Kyrgyzstan’s acting president, Kurmanbek Bakiyev, visited Almaty on April 22. Despite the ceremonial pleasantries, Bakiyev’s reception was not nearly as pompous and cordial as the one given to Kyrgyzstan’s toppled president, Askar Akayev, during his first visit in 1997. Instead, Bakiyev seemed to be the poor nephew visiting his rich uncle. Kazakhstan President Nursultan Nazarbayev treated his Kyrgyz guest in a conspicuously condescending manner, pointedly telling that Bakiyev had requested this meeting. As recently as March 31, Nazarbayev had said, “Events in Kyrgyzstan were a mistake,” and it seemed improbable that he could reconcile himself to the Kyrgyz “usurpers” so soon.
But after meeting with Bakiyev, Nazarbayev made his first public statements indicating that he accepts the new political realities in Kyrgyzstan and is willing to restore relations. He particularly emphasized the ethnic closeness of the two nations. “There is nothing to divide Kazakhs and the Kyrgyz. What is done is done. We are fraternal peoples, and we will continue our traditional relations” (Yegemen Qazaqstan, April 23).
The Kazakh government promised Bakiyev 1,000 tons of grain and 10,000 tons of diesel oil to ensure spring planting. He also is to receive aviation fuel for Kyrgyz airports, which were paralyzed in the wake of what is depicted in Kazakhstan as a “wild riot.”
Bakiyev did not expect more. Experts in Kazakhstan estimate that the public uprising cost the Kyrgyz economy $100 million. However strong the fraternal sentiments towards the Kyrgyz people may be, it is difficult for Kazakhstan to resist the temptation to take advantage of the economic vulnerability of its neighbor.
Nazarbayev seized this opportunity to renew Kazakhstan’s claims on four resorts on Kyrgyzstan’s renowned Lake Issyk kul. Astana and Bishkek have long debated the ownership of these resorts, but the two sides never came near a compromise solution. In 2003 Bishkek declared that the resorts were the property of Kyrgyzstan; Kazakhstan Prime Minister Daniyal Akhmetov promptly established a government commission to settle the dispute. This resolute step forced Kyrgyzstan to abandon its claims. After recent talks with Bakiyev, both sides agreed to use the resorts jointly.
The two sides also reached a compromise on maintenance for the Kyrgyz sector of the gas pipeline that runs from Uzbekistan to southern Kazakhstan via Kyrgyzstan. In recent years this pipeline caused much irritation for Astana, which accused Bishkek of illegally siphoning gas from the pipeline. Officials from the Kazakh gas transport company Kaztransgaz claim that gas allegedly stolen by Kyrgyzstan cost the Kazakh gas industry $5 million in 2004. Kaztransgaz was even contemplating the construction of a bypass pipeline to avoid Kyrgyz territory. But that project would not be feasible technically or financially. Kazakhstan indicated it would allocate $20 million to repair the pipeline (Liter, April 23). Undoubtedly, the sum will considerably strain Kazakhstan’s already tight budget. But the acute shortage of Uzbek gas supplies to southern Kazakhstan demands some concessions.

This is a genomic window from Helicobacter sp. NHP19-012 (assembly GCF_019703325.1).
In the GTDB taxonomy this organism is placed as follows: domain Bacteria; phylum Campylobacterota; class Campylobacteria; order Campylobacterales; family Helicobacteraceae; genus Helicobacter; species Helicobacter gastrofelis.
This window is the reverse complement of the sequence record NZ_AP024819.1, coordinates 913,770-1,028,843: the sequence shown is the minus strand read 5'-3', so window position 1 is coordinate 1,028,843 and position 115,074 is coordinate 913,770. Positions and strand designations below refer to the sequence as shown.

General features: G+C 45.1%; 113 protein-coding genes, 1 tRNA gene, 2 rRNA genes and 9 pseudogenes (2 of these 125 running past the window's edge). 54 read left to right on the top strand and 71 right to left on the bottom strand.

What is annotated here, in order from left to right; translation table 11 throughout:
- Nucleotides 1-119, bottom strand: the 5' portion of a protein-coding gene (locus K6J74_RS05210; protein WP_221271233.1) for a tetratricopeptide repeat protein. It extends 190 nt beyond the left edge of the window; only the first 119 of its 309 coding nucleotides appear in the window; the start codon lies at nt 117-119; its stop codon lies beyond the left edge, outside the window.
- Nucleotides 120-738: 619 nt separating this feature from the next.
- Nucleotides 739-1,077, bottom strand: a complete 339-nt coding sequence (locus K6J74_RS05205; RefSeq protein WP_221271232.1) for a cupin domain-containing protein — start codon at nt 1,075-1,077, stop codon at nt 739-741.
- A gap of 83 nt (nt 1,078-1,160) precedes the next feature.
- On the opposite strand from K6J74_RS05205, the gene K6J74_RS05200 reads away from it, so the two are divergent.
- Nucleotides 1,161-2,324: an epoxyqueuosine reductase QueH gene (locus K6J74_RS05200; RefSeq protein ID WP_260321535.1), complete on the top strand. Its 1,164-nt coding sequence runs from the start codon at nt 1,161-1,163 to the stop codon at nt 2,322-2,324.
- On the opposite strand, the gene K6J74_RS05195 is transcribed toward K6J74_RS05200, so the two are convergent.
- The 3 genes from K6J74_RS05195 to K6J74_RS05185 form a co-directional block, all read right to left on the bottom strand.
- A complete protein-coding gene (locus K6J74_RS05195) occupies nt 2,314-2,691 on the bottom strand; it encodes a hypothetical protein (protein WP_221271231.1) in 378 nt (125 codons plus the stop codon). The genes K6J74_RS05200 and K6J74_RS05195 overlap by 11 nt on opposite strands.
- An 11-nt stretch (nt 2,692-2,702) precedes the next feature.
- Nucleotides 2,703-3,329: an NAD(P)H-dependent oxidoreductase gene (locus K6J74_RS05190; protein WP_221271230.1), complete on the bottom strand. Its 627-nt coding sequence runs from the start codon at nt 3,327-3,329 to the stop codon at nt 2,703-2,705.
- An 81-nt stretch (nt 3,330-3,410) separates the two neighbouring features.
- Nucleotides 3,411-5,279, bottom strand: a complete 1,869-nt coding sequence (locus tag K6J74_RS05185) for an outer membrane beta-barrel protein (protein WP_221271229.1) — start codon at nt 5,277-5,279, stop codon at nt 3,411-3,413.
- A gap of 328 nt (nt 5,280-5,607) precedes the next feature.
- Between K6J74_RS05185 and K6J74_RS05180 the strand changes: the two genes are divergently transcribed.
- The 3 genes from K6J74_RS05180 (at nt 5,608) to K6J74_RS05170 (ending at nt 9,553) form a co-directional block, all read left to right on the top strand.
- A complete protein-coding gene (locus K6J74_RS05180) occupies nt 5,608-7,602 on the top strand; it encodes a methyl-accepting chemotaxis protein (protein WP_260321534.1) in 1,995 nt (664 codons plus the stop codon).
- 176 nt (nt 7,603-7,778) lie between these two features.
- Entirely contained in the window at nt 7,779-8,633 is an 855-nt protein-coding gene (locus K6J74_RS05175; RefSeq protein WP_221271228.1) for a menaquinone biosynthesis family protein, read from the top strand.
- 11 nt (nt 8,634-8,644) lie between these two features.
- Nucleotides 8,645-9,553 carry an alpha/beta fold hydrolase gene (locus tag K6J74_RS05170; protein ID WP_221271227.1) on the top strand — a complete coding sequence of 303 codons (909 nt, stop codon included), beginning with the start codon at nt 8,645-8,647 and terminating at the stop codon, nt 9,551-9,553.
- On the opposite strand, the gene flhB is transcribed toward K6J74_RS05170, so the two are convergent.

Bakiyev stressed that he would welcome Kazakh investors in Kyrgyzstan and that investment security would be guaranteed. Given the miserable state of Kyrgyzstan’s financial sector and the ongoing political turmoil in the country, his assurances sound hollow. Under the Akayev regime, joint ventures to develop the water and energy resources of the Naryn and Syrdarya Rivers and to construct the Kambarata hydroelectric power station in Kyrgyzstan largely remained on paper. The prospects are even less encouraging now.
Typically more than 70% of the vacationers in the Issyk kul resort area are from Kazakhstan. But this year many Kazakhstan citizens may avoid Issyk kul due to rumors of rampant lawlessness and violence in the area. Officials from the Kyrgyz tourist industry came to Almaty on April 27 to encourage Kazakh citizens to travel to Issyk kul, promising them safe and pleasant trips (KTK TV, April 27).
While the Kyrgyz government is worried over the declining tourist industry, Kazakh authorities have good reason to be concerned with the growing number of seasonal migrant workers from Kyrgyzstan. Many of them are expected to tend tobacco plantations in Almaty region, while others will continue their journey on to Russia. A growing number of Kyrgyz are applying for Kazakh citizenship (Altyn Orda, April 26). The uncontrolled flow of migrant workers is often blamed for rising crime and scarce jobs in southern Kazakhstan. It is getting increasingly difficult for the Kazakh government to cope with the potentially explosive situation in the area. And the problem is likely to remain until economic and political stability are restored in Kyrgyzstan. Astana has no alternative other than to lend a helping hand to its neighbor in its efforts to bring life back to normal in the region.